Oracle Call Interfaces

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The Oracle Call Interfaces (OCI) is a set of low-level APIs (Application Programming Interface Calls) used to interact with the Oracle Database. It allows one to use operations like logon, execute, parse, fetch, etc. OCI programs are normally written in C or C++, although they can be written in almost any programming language.

Unlike with the Oracle Precompilers (like Pro*C and Pro*Cobol), OCI programs are not precompiled.

OCI compared to Pro*C[edit]

OCI is superior to Pro*C in the following ways:

  • Performance is much better with OCI
  • Reduced code size
  • Direct access to built-in functions (no intermediate files or substitutions)
  • Piecewise Operation on LONG fields (All LONG field problems are solved)
  • In Pro*C one cannot dynamically allocate memory to be used as bind variables
  • You cannot control the Pro*C precompiler to provide better and more compilable C-code

Common problems with OCI:

  • OCI code is difficult to write and to maintain
  • Very few people can write, let alone maintain OCI code


An OCI application program must do the following:

  • Connect to one or more databases: call the OCILogon (olog, olon or orlon) routines
  • Open the cursors needed by the program: use oexec, oexn, ofen or oftech calls.
  • Process the SQL statements that are needed to perform the application's tasks.
  • Close the cursors using the oclose routine.
  • Disconnect from the databases: use ologoff to close an open connection to oracle.

Look at this very basic sample Oracle OCI8 program:

#include <stdio.h>
#include <stdlib.h>
#include <string.h>
#include <oci.h>

#pragma comment(lib, "d:\orant\oci80\lib\msvc\ora803.lib")

static OCIEnv           *p_env;
static OCIError         *p_err;
static OCISvcCtx        *p_svc;
static OCIStmt          *p_sql;
static OCIDefine        *p_dfn    = (OCIDefine *) 0;
static OCIBind          *p_bnd    = (OCIBind *) 0;

void main()
  int             p_bvi;
  char            p_sli[20];
  int             rc;
  char            errbuf[100];
  int             errcode;

  rc = OCIInitialize((ub4) OCI_DEFAULT, (dvoid *)0,  /* Initialize OCI */
          (dvoid * (*)(dvoid *, size_t)) 0,
          (dvoid * (*)(dvoid *, dvoid *, size_t))0,
          (void (*)(dvoid *, dvoid *)) 0 );

  /* Initialize evironment */
  rc = OCIEnvInit( (OCIEnv **) &p_env, OCI_DEFAULT, (size_t) 0, (dvoid **) 0 );

  /* Initialize handles */
  rc = OCIHandleAlloc( (dvoid *) p_env, (dvoid **) &p_err, OCI_HTYPE_ERROR,
          (size_t) 0, (dvoid **) 0);
  rc = OCIHandleAlloc( (dvoid *) p_env, (dvoid **) &p_svc, OCI_HTYPE_SVCCTX,
          (size_t) 0, (dvoid **) 0);

  /* Connect to database server */
  rc = OCILogon(p_env, p_err, &p_svc, "scott", 5, "tiger", 5, "d458_nat", 8);
  if (rc != 0) {
     OCIErrorGet((dvoid *)p_err, (ub4) 1, (text *) NULL, &errcode, errbuf, (ub4) sizeof(errbuf), OCI_HTYPE_ERROR);
     printf("Error - %.*sn", 512, errbuf);

  /* Allocate and prepare SQL statement */
  rc = OCIHandleAlloc( (dvoid *) p_env, (dvoid **) &p_sql,
          OCI_HTYPE_STMT, (size_t) 0, (dvoid **) 0);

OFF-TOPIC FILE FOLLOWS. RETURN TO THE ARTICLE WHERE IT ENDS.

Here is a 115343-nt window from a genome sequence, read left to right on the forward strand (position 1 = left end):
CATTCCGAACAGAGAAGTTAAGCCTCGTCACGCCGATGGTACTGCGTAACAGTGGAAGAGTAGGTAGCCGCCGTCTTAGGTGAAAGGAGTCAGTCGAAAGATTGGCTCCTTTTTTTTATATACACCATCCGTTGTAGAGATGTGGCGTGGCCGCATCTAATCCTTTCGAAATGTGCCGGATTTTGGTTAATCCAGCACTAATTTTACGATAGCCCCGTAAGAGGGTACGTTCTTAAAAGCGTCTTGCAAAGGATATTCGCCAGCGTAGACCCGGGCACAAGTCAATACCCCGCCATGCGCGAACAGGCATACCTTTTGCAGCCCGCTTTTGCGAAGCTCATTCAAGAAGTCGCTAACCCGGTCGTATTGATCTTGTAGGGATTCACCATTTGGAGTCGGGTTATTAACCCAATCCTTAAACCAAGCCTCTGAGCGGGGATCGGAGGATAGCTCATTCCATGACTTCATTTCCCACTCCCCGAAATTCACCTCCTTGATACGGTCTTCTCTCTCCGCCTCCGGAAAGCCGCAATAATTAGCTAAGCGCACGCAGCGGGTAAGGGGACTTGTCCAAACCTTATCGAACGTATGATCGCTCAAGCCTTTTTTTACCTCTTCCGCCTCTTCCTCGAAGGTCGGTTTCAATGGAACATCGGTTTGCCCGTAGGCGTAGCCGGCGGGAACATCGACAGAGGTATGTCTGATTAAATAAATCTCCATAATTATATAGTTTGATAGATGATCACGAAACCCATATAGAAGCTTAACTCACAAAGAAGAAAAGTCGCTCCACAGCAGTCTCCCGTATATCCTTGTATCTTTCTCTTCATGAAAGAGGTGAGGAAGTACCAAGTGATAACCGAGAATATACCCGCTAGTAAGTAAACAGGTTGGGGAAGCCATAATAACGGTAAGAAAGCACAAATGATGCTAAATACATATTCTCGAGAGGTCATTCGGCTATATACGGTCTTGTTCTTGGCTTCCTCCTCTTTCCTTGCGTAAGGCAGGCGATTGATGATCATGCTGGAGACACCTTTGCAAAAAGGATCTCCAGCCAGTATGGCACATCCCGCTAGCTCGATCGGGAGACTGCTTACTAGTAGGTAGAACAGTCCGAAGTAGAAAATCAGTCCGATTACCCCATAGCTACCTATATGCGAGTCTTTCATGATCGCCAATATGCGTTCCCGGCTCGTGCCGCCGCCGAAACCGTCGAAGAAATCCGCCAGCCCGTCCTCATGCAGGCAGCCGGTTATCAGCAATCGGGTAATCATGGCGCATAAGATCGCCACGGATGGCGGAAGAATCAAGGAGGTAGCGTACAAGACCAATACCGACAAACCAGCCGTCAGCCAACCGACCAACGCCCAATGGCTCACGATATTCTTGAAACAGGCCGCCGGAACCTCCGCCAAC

rc = OCIStmtPrepare(p_sql, p_err, "select ename from emp where deptno=:x",
          (ub4) 37, (ub4) OCI_NTV_SYNTAX, (ub4) OCI_DEFAULT);

  /* Bind the values for the bind variables */
  p_bvi = 10;     /* Use DEPTNO=10 */
  rc = OCIBindByName(p_sql, &p_bnd, p_err, (text *) ":x",
          -1, (dvoid *) &p_bvi, sizeof(int), SQLT_INT, (dvoid *) 0,
          (ub2 *) 0, (ub2 *) 0, (ub4) 0, (ub4 *) 0, OCI_DEFAULT);

  /* Define the select list items */
  rc = OCIDefineByPos(p_sql, &p_dfn, p_err, 1, (dvoid *) &p_sli,
          (sword) 20, SQLT_STR, (dvoid *) 0, (ub2 *)0,
          (ub2 *)0, OCI_DEFAULT);

  /* Execute the SQL statment */
  rc = OCIStmtExecute(p_svc, p_sql, p_err, (ub4) 1, (ub4) 0,
          (CONST OCISnapshot *) NULL, (OCISnapshot *) NULL, OCI_DEFAULT);

  while (rc != OCI_NO_DATA) {             /* Fetch the remaining data */
     rc = OCIStmtFetch(p_sql, p_err, 1, 0, 0);

  rc = OCILogoff(p_svc, p_err);                           /* Disconnect */
  rc = OCIHandleFree((dvoid *) p_sql, OCI_HTYPE_STMT);    /* Free handles */
  rc = OCIHandleFree((dvoid *) p_svc, OCI_HTYPE_SVCCTX);
  rc = OCIHandleFree((dvoid *) p_err, OCI_HTYPE_ERROR);


Compile and link[edit]

Follow these steps to compile and link your OCI programs:

  • Write your OCI program (e.g. myoci.c). You can find examples in the $ORACLE_HOME/rdbms/demo directory.
  • Copy the make file $ORACLE_HOME/rdbms/demo/ into the directory where your OCI program is located. You can also copy some of the sample OCI files (cdemo1.c, etc.) provided by Oracle to compile and link.
  • Issue the following command:
make -f build EXE=cdemo1 OBJS=cdemo1.o


Oracle also provides an enhanced OCI library - called the Oracle C++ Call Interface (OCCI). OCCI provides an object-oriented interface to the object-relational features of the Oracle database.

Wrapper classes[edit]

OCI is an extremely powerful API, but it can take quite some time to master. To ease the learning curve, several wrapper classes were developed to hide all the complexities and make OCI easier to use.

Some of the available libraries are:

  • libsqlora, written by Kai Poitschke (open source)
  • The C Driver for Oracle, written by Vincent Rogier (open source)

External links[edit]

Glossary of Terms
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